President Joe Biden on Wednesday evening held his first phone call with China's President Xi Jinping since taking office, according to the White House, and officials said he aimed to set a tone that differed from former President Donald Trump's approach.
Biden brought up a number of thorny topics, ranging from economic competition between the U.S. and China and the latter's record on human rights.
"President Biden underscored his fundamental concerns about Beijing's coercive and unfair economic practices, the crackdown in Hong Kong, human rights abuses in Xinjiang, and increasingly assertive actions in the region, including toward Taiwan," the White House said in a statement.
The presidents also "also exchanged views on countering the COVID-19 pandemic, and the shared challenges of global health security, climate change and preventing weapons proliferation," and Biden spoke about American priorities, including "preserving a free and open Indo-Pacific," the White House said.
A senior Biden administration official said the president had been "looking forward to the call" and portrayed it as a chance for him to set the tone for his relationship with the Chinese leader, one in which they could "work through challenges" and also "work together," on issues such as on climate change and nuclear proliferation.
"He obviously has spent a lot of time with Xi Jinping over the years, and the two leaders know each other very well," the official told reporters before the leaders spoke. "He knows what he wants to lay down in terms of the range of concerns he has with China's actions and policies. He also wants to ensure that the two of them have the opportunity to have an open line of communication."
According to a readout published by Xinhua News Agency, Xi told Biden that a U.S.-China confrontation would be disastrous for both counties.
"You said that the greatest feature of America is possibility. I hope that this possibility now develops in a direction conducive to the improvement of bilateral relations. The two countries should work together and meet each other halfway," he told Biden, adding that while they will have different views on some issues, "the key is to respect each other, treat each other as equals, and properly manage and handle them in a constructive manner," according to the readout.
The White House did not elaborate on the nature of the presidents' discussion about the coronavirus pandemic.
Asked if Biden had planned to raise the question of U.S. participation in the 2022 Olympics in Beijing – considering the U.S. has labeled China's repression of the Uyghurs in Xinjiang province "genocide" – an official said the topic would not be on the call's agenda and that the U.S. had not yet "engaged" with China on that issue.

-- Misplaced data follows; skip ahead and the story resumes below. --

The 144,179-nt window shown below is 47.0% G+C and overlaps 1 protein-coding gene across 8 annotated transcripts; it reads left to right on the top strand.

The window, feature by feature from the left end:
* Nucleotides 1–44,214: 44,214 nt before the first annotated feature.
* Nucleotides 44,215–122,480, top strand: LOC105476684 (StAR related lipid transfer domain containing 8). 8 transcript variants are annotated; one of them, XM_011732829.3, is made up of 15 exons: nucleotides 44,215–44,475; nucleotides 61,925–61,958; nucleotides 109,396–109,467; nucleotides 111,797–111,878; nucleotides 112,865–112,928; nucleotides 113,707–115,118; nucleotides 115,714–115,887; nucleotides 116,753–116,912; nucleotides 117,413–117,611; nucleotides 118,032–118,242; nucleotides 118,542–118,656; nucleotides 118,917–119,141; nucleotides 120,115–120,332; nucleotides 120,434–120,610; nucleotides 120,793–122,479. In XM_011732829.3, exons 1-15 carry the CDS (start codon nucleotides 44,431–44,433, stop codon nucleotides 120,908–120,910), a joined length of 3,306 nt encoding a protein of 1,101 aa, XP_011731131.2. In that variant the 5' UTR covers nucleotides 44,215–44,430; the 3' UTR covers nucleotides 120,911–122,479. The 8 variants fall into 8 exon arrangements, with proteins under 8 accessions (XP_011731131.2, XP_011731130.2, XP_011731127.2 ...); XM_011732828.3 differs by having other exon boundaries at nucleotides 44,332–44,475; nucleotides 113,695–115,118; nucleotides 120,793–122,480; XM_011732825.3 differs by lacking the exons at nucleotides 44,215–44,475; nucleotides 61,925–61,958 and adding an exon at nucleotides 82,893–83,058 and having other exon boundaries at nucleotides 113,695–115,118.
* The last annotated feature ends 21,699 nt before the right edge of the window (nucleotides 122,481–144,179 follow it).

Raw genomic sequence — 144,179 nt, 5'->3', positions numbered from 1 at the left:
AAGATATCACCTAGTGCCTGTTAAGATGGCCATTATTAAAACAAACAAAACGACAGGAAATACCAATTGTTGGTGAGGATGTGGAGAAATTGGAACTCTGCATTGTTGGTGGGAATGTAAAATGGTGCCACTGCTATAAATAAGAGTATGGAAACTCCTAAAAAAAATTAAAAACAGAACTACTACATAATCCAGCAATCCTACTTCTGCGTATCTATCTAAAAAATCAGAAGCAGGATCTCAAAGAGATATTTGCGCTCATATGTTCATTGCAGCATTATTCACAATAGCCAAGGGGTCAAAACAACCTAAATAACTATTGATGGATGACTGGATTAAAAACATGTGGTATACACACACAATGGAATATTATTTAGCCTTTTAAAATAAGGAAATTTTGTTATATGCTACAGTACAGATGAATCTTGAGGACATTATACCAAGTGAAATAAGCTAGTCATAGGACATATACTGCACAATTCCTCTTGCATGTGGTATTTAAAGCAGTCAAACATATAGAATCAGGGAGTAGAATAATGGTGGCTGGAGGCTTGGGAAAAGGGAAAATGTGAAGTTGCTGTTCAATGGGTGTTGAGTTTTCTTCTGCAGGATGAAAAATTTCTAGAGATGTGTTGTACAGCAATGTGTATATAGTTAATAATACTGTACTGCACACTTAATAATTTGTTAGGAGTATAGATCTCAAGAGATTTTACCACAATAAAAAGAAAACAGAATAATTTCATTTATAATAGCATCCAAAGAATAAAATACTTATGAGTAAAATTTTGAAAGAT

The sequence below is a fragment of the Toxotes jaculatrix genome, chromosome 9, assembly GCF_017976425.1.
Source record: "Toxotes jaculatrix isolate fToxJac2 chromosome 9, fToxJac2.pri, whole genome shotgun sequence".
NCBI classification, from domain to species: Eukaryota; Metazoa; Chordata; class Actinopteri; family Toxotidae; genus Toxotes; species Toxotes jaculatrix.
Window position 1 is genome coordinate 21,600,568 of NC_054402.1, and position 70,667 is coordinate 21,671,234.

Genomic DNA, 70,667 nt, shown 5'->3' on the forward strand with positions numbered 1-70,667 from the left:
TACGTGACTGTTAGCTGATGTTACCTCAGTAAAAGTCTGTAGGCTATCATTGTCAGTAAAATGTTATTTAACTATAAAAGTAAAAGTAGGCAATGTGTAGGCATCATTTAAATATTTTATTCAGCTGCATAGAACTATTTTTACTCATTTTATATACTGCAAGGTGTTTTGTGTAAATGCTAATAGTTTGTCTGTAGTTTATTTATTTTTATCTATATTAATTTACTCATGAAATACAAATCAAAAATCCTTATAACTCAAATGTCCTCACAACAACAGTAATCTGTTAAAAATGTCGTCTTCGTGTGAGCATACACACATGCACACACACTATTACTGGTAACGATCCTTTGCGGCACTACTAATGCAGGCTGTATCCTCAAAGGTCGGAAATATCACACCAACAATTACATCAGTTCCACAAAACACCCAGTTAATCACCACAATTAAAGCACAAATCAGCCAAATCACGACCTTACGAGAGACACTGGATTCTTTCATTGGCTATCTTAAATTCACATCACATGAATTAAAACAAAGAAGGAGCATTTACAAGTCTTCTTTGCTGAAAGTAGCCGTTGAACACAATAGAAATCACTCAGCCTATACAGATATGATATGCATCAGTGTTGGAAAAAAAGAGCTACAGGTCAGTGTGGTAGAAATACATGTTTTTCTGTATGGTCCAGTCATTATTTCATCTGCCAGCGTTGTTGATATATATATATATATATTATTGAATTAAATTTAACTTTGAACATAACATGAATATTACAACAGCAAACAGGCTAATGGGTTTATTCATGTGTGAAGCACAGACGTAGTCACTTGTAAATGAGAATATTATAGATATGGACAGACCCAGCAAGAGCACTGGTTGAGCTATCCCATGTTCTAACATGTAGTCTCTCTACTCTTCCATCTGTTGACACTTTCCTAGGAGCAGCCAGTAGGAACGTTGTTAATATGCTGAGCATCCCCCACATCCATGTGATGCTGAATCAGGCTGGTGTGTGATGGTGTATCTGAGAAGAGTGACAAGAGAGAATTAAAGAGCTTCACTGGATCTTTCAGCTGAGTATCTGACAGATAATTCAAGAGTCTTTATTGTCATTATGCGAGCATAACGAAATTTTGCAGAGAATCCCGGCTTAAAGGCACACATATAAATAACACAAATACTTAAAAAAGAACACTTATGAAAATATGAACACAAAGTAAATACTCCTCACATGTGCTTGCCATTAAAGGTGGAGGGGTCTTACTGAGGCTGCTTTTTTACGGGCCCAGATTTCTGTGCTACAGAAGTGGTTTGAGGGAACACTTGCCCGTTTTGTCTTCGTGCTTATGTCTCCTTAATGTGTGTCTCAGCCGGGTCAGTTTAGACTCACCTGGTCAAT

Biden has sought to approach China differently than his predecessor did, after Trump launched a trade war against China and squarely blamed it for the COVID-19 outbreak.
"We looked at what the Trump administration did over four years and found merit in the basic proposition of an intense strategic competition with China and the need for us to engage in that vigorously, systematically across every instrument of our government and every instrument of our power," a senior administration official said. "But we found deep problems with the way in which the Trump administration went about that competition and, in particular, our diagnosis was that the Trump strategy depleted core American sources of strength that put us in a weaker position with which to carry out that competition."
The Biden administration believes its predecessor weakened the U.S. position by ceding influence on international institutions to China and by creating a "lack of clarity and consistency" about American values, according to the official.
"America's policy was doing China's work for it under the Trump administration," the official said.
But one thing largely staying in place, at least for now: Trump's tariffs.
The official said Biden had so far kept the tariffs in place "not because we think that that trade war was particularly successful, but rather because we believe that we have to very carefully, in consultation with allies and partners, in consultation with the Congress, work through the sources of leverage we have on the economic front and move out with a sharper, more effective trade strategy towards China, off the baseline of the existing tariffs -- not pulling them all back right out of the gate.
"And so we are working through that while those remain in place," the official said.